Government Versus Commercial Employment
Living in the DC metro area, and being a web developer means that government contracting is going to be on your radar. With so many potential jobs in the area associated with the federal government, it’s hard to swing a dead cat without hitting a plethora of jobs tied to our government. But in this job market where the private sector has rebounded higher than its pre recession 2007 numbers, a skilled developer has the unique opportunity to be selective.
So it comes down to the simple question, which is better for you - government or private? The following are thoughts and opinions derived from my experience working for the federal government over the past 3 years.
Most internet searches uncover results that are broken down into simple Pro/Con lists. While simple is better when it comes to making most decisions, I feel this method leaves much to be desired about the personal aspect of this decision. For me a mixture of the two has so far yielded the best results.
I appreciated the world of government contracting for many reasons. I enjoyed its clearly defined process and structure, as well as the sense of working on a project that is actively helping our country and getting access to sites that most civilians never get to see. But I never found the commonly held belief that job security is tied to the federal government to be true. A 2014 New York Times article that states that government employment is still 2.3% below where it was in 2007 prior to the recession. While working for the government many of my coworkers operated with the knowledge that at any point in a time a reduction in force could eliminate their position.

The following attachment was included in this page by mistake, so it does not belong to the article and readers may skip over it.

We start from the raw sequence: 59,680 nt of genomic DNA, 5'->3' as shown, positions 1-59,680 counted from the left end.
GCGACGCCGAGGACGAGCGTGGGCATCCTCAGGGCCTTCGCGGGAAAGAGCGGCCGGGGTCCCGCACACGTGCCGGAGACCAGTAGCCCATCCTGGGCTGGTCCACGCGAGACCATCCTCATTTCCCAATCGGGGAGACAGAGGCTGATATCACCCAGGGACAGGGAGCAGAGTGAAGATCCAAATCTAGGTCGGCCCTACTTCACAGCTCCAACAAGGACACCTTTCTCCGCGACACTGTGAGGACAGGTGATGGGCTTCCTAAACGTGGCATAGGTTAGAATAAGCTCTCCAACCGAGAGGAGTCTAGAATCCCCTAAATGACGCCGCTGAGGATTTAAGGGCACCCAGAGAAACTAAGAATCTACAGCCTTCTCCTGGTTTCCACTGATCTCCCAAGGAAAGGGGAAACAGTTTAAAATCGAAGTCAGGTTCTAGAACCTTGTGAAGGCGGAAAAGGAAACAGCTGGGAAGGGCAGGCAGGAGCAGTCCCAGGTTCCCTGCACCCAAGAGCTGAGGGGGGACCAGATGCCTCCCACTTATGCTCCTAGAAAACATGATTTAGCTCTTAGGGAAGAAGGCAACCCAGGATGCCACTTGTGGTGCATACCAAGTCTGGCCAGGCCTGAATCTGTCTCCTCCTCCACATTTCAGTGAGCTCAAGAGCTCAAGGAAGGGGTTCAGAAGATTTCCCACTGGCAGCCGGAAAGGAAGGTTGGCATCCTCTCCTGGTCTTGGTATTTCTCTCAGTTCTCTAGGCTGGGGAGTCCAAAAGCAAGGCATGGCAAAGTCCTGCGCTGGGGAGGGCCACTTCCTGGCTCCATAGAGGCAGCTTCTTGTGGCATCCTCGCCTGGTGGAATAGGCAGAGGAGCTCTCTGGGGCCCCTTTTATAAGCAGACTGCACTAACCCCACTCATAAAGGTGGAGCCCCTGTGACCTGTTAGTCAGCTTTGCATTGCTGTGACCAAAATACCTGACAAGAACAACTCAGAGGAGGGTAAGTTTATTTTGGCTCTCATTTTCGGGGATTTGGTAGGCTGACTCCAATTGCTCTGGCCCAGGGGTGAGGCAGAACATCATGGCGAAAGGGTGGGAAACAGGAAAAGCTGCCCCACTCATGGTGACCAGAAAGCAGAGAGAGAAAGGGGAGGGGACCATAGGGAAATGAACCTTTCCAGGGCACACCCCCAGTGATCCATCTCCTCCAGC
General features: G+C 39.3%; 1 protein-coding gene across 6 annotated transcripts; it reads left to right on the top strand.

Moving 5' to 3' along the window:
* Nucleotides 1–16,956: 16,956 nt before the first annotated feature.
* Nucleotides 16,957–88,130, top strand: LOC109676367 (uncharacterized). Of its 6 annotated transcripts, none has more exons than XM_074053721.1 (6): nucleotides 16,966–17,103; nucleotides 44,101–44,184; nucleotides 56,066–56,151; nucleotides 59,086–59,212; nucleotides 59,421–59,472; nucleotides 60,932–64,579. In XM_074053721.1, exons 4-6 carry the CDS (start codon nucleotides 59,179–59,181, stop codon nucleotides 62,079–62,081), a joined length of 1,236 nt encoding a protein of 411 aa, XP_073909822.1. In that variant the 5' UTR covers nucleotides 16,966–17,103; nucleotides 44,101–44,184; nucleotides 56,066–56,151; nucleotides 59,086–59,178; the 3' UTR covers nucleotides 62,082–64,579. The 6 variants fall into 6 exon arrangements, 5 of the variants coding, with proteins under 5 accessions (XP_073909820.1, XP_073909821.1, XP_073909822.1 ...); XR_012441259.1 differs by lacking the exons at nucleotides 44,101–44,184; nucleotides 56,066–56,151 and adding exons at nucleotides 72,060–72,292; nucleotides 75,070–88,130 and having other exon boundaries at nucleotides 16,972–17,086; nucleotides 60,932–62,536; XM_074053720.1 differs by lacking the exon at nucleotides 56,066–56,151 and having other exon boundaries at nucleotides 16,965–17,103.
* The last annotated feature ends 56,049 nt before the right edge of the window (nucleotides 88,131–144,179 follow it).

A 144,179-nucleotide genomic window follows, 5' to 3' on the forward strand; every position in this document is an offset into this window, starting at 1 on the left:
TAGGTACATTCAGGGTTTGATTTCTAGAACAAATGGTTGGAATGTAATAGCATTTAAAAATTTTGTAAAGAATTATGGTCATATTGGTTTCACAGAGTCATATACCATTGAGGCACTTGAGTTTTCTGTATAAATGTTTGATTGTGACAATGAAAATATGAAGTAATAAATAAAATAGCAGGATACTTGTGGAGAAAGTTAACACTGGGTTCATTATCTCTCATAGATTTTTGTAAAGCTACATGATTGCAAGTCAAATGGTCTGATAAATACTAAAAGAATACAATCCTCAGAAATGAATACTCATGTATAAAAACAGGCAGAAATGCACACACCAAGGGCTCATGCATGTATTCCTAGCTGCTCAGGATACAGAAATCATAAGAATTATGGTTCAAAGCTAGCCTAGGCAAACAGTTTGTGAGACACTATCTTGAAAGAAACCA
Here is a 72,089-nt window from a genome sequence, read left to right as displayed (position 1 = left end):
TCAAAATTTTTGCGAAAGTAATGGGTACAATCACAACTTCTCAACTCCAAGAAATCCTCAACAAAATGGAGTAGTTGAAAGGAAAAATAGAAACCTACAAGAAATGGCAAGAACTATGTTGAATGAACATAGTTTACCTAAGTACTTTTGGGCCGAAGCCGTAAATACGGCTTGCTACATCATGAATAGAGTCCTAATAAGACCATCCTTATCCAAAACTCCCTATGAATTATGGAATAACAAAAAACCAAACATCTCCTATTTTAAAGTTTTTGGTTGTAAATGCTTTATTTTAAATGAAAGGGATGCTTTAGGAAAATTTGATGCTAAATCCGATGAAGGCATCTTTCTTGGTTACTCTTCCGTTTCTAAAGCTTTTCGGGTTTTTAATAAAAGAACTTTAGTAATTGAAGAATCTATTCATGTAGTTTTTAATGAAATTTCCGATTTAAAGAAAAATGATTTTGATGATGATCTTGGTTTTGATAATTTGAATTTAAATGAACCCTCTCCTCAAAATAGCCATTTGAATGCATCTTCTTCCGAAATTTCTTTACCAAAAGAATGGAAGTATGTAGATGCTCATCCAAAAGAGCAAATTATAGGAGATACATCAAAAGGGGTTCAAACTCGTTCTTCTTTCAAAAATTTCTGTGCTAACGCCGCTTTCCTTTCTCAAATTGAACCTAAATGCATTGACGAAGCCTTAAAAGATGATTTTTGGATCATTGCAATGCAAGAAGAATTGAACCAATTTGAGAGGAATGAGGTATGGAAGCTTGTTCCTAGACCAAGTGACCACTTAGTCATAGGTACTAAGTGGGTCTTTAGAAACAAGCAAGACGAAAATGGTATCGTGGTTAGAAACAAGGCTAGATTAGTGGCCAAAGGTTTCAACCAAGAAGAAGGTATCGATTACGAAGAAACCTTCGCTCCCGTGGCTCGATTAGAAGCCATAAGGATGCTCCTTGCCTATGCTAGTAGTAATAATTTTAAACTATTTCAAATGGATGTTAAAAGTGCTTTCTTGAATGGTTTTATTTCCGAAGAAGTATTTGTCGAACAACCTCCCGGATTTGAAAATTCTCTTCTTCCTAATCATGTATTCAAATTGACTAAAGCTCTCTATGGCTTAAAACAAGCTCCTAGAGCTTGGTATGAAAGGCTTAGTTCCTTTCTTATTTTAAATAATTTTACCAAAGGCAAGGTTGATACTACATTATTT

The private sector has opened my eyes to a different way of operating in the world of web development. I have fallen in love with its ability to turn on a dime and provide the best solution, not just the solution that has been vetted by bosses that you will never have the chance to speak with. Additionally private sector employment offers its employees the ability to peruse what excites them and stay on top of current trends in the world of web development. Instead of just following the path that was already written in stone, I have been able to look at the problem before me and, with my coworkers, develop intelligent solutions.
As with most complex decisions a mixture of the two has appeared to offer the best solution. I value what I learned from working for the federal government, but appreciate flexibility and exposure to modern trends that the private sector has given me. Good luck to all you web developers looking for employment and keep in mind that what you thought might be true 5 years ago, may no longer be the case.